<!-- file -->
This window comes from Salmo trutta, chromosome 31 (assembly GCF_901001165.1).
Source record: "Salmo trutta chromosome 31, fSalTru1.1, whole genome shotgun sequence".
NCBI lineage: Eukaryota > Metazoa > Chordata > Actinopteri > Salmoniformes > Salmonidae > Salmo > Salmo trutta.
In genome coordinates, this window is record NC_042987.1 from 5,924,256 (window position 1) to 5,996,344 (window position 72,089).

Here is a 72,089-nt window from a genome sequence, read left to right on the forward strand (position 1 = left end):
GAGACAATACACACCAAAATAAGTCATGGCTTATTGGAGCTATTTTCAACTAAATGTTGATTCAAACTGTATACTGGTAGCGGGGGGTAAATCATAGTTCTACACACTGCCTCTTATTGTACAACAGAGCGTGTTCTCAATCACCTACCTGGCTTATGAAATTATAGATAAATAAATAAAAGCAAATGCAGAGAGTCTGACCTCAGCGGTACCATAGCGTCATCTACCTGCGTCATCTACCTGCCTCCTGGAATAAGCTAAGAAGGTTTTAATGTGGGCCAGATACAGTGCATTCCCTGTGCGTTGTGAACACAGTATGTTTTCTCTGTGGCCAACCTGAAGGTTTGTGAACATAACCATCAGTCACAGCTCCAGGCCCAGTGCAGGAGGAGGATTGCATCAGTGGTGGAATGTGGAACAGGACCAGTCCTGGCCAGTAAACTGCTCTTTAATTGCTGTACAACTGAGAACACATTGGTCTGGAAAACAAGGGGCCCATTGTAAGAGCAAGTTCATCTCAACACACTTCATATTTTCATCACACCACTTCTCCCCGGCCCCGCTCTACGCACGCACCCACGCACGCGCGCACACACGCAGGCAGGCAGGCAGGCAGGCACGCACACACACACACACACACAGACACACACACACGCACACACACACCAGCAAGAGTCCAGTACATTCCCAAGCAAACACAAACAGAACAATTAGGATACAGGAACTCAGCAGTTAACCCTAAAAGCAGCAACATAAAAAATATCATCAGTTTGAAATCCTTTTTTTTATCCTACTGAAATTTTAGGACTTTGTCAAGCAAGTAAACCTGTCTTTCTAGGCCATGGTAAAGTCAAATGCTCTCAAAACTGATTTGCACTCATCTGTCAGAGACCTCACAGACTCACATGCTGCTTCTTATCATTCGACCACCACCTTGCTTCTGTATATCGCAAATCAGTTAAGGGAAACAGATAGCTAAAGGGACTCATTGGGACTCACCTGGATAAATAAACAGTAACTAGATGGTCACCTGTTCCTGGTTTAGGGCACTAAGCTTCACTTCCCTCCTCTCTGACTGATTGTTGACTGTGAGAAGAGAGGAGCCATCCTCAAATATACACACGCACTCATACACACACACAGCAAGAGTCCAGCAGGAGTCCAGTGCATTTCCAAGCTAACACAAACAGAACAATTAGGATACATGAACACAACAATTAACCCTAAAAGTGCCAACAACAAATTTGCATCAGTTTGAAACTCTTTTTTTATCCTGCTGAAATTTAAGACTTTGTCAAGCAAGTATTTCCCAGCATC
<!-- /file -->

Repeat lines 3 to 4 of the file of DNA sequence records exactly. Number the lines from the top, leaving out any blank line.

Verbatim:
NCBI lineage: Eukaryota > Metazoa > Chordata > Actinopteri > Salmoniformes > Salmonidae > Salmo > Salmo trutta.
In genome coordinates, this window is record NC_042987.1 from 5,924,256 (window position 1) to 5,996,344 (window position 72,089).